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Read our latest newsletter: February 2017.

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"I spoke out to put a face to the issue for the millions of women, men and children who suffer in silence and to say that you are not alone. Help is available." ~ Ayanna Pressley, Boston City Councilor (Photo by Christopher Mason)

Prevention & Social Change

JDI promotes focused, evidence-based efforts to address the root causes of violence against women, sexual and domestic violence, and stalking. JDI understands that without deliberate efforts to address the causes of this violence and abuse, we will not be able to stop it. Our key prevention initiatives aim to address the underlying social norms that foster and perpetuate violence, oppression, and inequality. At the same time, this work is driven by our commitment to promote safety, justice, and healing for survivors along with accountability for offenders.

What will prevent sexual and domestic violence?

Simply put, prevention aims to stop the problem before it occurs. It’s like the story of finding a child yelling for help in a river. Someone dives in and rescues the child. Before anyone can celebrate, everyone looks in horror as many more children float down the river screaming for help. Everyone becomes entirely and utterly exhausted trying to rescue the children one by one. Finally someone asks: where are these children coming from? Do we need to travel up the river — go upstream — and discover who or what is throwing children into the water and putting them at such great risk? Faced with these issues, the community’s response and responsibility is to simultaneously rescue those who are drowning and stop the source of the problem.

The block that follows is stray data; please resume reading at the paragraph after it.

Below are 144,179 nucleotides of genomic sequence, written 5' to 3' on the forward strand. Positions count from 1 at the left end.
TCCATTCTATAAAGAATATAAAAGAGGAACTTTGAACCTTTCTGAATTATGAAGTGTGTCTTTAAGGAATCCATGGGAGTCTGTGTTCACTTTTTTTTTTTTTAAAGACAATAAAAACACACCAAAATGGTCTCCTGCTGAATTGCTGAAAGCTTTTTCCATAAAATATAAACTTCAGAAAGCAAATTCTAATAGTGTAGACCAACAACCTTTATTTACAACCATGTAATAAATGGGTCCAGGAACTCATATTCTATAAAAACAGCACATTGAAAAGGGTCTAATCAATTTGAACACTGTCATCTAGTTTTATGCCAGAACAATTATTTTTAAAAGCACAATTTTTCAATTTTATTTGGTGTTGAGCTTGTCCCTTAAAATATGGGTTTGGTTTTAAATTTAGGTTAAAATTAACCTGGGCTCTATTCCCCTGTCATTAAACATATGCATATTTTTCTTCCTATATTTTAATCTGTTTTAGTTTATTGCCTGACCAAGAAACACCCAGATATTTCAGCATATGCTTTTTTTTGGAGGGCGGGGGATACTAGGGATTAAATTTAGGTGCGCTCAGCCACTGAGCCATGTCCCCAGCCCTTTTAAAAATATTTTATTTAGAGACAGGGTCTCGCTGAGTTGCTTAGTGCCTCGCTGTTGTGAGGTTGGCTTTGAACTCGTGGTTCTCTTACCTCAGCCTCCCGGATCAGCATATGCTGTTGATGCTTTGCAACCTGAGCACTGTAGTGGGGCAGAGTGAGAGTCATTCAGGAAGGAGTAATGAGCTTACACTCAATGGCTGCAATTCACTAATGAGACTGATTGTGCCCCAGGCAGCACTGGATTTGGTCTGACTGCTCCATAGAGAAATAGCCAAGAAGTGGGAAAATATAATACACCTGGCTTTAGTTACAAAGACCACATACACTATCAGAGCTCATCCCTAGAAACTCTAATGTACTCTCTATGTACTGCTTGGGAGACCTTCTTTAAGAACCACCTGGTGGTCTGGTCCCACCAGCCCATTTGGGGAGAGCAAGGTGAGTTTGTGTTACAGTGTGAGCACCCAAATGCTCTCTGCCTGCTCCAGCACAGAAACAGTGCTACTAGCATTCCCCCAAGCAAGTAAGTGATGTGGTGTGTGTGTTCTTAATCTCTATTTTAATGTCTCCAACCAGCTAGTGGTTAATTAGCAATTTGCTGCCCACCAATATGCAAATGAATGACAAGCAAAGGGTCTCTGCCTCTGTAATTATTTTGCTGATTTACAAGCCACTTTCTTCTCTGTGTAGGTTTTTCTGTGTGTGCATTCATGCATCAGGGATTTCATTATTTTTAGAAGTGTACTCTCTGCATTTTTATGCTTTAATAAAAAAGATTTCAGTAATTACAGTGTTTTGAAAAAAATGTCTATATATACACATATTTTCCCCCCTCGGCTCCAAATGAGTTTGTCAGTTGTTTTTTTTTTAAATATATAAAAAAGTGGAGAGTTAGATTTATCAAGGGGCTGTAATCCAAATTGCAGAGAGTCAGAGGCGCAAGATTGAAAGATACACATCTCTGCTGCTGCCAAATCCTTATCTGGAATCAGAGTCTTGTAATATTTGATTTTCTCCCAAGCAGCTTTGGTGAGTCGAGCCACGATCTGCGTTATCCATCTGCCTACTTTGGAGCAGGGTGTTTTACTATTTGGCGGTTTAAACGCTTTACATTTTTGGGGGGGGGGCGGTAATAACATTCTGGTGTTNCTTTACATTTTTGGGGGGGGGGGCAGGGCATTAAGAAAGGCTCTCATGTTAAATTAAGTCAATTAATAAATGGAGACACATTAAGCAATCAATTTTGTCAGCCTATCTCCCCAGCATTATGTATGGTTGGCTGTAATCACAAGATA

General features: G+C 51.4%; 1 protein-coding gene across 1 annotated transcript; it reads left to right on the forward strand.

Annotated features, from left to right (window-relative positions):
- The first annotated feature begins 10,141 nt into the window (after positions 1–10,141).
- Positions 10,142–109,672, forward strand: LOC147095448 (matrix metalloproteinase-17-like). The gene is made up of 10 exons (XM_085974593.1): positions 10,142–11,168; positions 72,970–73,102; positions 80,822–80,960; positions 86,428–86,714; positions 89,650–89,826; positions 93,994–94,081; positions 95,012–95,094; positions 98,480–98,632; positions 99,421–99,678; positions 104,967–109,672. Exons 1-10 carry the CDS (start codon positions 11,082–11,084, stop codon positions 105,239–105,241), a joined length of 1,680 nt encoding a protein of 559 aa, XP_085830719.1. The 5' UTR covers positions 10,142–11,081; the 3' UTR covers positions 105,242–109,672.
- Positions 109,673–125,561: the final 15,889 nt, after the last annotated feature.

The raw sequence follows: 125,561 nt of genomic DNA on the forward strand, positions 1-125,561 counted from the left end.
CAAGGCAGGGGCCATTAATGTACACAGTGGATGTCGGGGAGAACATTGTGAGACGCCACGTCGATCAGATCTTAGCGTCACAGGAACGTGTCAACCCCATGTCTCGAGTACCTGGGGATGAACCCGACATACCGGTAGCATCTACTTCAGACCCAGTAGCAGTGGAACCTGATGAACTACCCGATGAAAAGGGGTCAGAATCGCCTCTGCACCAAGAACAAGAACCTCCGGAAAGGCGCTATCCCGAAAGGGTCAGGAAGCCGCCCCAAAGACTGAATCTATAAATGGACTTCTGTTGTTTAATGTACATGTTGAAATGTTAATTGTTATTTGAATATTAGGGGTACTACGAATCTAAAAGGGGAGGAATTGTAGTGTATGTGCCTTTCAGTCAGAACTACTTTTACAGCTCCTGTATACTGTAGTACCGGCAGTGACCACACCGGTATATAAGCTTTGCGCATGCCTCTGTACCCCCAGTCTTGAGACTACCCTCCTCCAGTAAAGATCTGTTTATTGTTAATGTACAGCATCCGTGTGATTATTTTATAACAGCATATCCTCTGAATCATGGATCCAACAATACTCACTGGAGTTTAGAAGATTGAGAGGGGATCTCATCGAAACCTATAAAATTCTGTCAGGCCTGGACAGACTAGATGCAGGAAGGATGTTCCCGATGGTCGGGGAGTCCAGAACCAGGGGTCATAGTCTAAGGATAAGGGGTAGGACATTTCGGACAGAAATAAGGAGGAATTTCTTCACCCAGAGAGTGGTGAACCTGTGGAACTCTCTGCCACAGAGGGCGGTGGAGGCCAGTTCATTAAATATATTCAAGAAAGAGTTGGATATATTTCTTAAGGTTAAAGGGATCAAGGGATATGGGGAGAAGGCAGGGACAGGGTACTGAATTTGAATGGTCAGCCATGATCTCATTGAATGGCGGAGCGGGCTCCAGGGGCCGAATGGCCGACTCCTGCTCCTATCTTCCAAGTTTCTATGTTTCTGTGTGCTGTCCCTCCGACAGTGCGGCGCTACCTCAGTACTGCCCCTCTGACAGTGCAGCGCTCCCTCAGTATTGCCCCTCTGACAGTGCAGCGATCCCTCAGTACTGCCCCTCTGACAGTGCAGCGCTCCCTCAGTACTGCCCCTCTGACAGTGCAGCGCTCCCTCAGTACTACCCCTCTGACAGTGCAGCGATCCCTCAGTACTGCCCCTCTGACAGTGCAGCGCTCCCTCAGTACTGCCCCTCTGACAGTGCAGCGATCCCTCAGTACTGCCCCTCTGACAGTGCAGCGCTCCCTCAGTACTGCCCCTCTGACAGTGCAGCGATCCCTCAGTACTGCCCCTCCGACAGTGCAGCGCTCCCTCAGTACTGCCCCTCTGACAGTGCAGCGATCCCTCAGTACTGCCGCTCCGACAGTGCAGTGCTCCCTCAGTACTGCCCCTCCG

Here is our challenge: what lies upstream in the story of sexual and domestic violence? What are the causes behind these assaults, violence and deaths? And what will be effective measures to prevent these causes from taking root in our society?

JDI believes that the answers to these questions can be found through a human rights and gender analysis of sexual and domestic violence. This analysis demonstrates that the primary cause of sexual and domestic violence is the deeply embedded social norm that values power over another rather than equality and human rights. This analysis also requires us to look to the margins to identify victims, members, advocates communities and populations that may be under-represented, overlooked, disenfranchised, or otherwise made invisible. It means that we take an expansive view of violence, from physical and sexual to economic and political.

How is JDI engaged in prevention efforts?

As the statewide coalition, JDI is well suited to focus beyond preventing individual incidents of violence toward broader based efforts that tackle these fundamental issues. Our prevention efforts are grounded in evidence-based efforts to create a world without gender inequity on personal, community, institutional, and societal levels.

JDI’s current mobilization and community education prevention efforts:

  • Member Support: provide opportunities for members to learn from one another, to develop skills, and to build community and foster collaboration in their local communities.
  • Men’s Engagement: promote the role for men and boys in ending violence, abuse and oppression; support and organize men’s projects to end violence through partnership with JDI and our members.
  • Massachusetts White Ribbon Day: promote positive masculinity where respect and gender equality replace violence and abuse of power as the social norm among men and boys.
  • Engaging Responsible Fatherhood: focus on prevention of first time perpetration of sexual assault by teenage boys by recognizing the unique position of fathers to teach male sexual respect and consent to their children.
  • Awareness Campaigns, Communications, and Media: aim to shift attitudes that perpetuate sexual and domestic violence and other forms of systematic oppression of women and girls and other marginalized communities that violate their humanity and human rights.

Want to learn more about prevention? 

Several frameworks have been developed to help us think about prevention. JDI draws upon three different models: The Public Health Model, The Socio-Ecological Model, and the Spectrum of Prevention.

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